Thursday, August 15, 2019

Emerald Hollow Gem Mine

Like playing barefoot in the creek and digging for buried treasure? Yeah, me, too. At least as much as the kids. Which is why I'm excited to have discovered Emerald Hollow Gem Mine in Hiddenite, NC, about an hour north of uptown Charlotte.

Emerald Hollow bills itself as the only emerald mine in the world open to the public for prospecting. And it's located in Hiddenite, NC, where the gemstone of that same name was first discovered. Who knew we live in such a geological hotbed?

Situated off a country road out of the way of most everything, visiting Emerald Hollow feels a little like traveling back in time. Wooden signs etched with the names of gems welcome you along a gravel road that leads to a parking area surrounded by woods.

The first building you see is an old wooden lapidary (it's where they cut and polish stones; I had to look it up) with a dog resting on the rickety porch. Around the bend you'll find the two long rows of sluicing chutes next to the registration hut, some covered picnic tables, and a couple of porta-potties hiding behind a privacy fence.

You'll check in at the desk surrounded by mining buckets and mounds of dirt. The staff are friendly and helpful.

There are three mining options: Sluicing, creeking and digging. Since this is an active mine, the fee for each option includes a day-permit required to prospect. Even if you're just along for the ride, you'll need a permit to be on the grounds, unless you just want to hang at the picnic tables. Children 3 and under get in free.

Sluicing is probably the simplest option. Buy a bucket of sand and rocks (they offer different levels: "natural" and "enriched," which means they sprinkle in some non-native finds) and sift through it in the water trough next to the check-in desk.

We chose to go creeking. This is also pretty simple, but a bit more adventurous. It costs $12 for adults and $7 for kids and you can stay all day if you want. Rent a sifting box and shovel for $3 and take a short walk down to the creek that runs through the property. The stretch of creek accessible to miners is probably a quarter of a mile long, so you can find your own quiet spot for prospecting if you walk a little farther than the first crossing.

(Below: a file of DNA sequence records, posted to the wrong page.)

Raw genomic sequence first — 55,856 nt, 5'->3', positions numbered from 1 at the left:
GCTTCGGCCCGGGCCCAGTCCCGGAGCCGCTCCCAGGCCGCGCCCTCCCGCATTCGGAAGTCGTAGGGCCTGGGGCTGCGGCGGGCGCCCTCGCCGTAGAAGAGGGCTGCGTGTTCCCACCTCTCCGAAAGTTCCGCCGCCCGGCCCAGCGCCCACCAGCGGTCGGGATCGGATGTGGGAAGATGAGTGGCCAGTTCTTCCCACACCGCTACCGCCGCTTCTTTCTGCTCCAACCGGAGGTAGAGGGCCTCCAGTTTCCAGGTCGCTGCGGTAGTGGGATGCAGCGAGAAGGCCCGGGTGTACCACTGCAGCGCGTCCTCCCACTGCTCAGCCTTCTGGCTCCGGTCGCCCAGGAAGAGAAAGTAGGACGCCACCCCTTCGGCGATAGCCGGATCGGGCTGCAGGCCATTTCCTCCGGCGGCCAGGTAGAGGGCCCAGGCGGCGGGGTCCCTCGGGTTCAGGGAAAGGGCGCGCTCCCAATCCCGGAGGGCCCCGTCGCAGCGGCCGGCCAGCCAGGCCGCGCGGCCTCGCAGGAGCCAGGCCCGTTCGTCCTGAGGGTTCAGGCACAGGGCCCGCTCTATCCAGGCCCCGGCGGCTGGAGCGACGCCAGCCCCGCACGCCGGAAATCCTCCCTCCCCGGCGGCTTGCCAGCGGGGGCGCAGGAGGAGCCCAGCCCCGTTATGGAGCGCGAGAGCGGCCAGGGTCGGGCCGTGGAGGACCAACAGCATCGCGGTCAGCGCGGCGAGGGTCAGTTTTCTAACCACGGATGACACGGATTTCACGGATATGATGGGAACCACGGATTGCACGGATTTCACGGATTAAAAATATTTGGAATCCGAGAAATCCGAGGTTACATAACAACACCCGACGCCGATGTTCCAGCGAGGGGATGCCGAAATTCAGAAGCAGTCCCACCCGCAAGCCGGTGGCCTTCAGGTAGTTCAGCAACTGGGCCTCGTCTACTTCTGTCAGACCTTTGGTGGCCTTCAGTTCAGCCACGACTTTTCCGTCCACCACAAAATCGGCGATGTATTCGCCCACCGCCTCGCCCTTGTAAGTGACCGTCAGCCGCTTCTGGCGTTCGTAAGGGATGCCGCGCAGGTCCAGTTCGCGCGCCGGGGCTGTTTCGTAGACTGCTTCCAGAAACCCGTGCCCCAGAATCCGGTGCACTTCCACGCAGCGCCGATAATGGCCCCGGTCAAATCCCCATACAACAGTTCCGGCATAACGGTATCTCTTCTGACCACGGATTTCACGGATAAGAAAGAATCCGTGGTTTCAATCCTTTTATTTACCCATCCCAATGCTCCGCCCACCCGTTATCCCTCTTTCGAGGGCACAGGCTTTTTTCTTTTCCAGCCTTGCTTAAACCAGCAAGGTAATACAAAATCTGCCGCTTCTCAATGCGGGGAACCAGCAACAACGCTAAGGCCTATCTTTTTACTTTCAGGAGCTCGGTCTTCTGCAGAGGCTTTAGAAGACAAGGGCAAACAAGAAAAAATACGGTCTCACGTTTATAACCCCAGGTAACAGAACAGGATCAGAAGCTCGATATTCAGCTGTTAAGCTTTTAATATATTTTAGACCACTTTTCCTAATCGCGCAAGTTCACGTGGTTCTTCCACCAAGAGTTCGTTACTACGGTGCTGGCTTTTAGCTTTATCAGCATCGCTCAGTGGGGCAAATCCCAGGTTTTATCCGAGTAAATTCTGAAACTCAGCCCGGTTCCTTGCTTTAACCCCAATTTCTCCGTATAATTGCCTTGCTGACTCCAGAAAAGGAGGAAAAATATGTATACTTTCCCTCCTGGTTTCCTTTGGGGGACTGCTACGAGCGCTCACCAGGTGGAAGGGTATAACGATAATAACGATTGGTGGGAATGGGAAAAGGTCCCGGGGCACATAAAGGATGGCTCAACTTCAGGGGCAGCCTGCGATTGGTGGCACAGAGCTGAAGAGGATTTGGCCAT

We spent about an hour digging and sifting and found some actual (albeit small) gemstones. While you can walk barefoot in the creek, I recommend some water shoes to make exploring a little easier.

The final option is digging, where you can rent a metal shovel and 5-gallon bucket (for $7) and head off to the dig site to unearth your own mineral vein.

Whichever option (or combination) you chose, when you're finished mining, a staff member will identify your gems to let you know what treasures you've discovered.

Emerald Hollow Gem Mine is open daily, except for major holidays, from 8:30 to sunset. If you really want to make a day of it, I recommend adding on a visit to Rocky Face Mountain Recreation Area, just 10 minutes away from the mine.

This is a fun outing all around. I can't promise you'll strike it rich, but I'm pretty sure you'll create some valuable, lasting memories, and have a good time while you're at it.

How to get there:
Emerald Hollow Gem Mine is located at 484 Emerald Hollow Mine Drive, Hiddenite, NC, 28636.

Don't forget to pack:
  • Water and snacks: Or pack a picnic lunch if you plan to stay a while.
  • Water shoes: Something to make it easier to hop the rocks in the creek.
  • Hats, sunglasses and sunscreen: The prospecting areas are mostly shaded, but don't get burned while you mine.
  • Bugspray: Fend off mosquitos and ticks.

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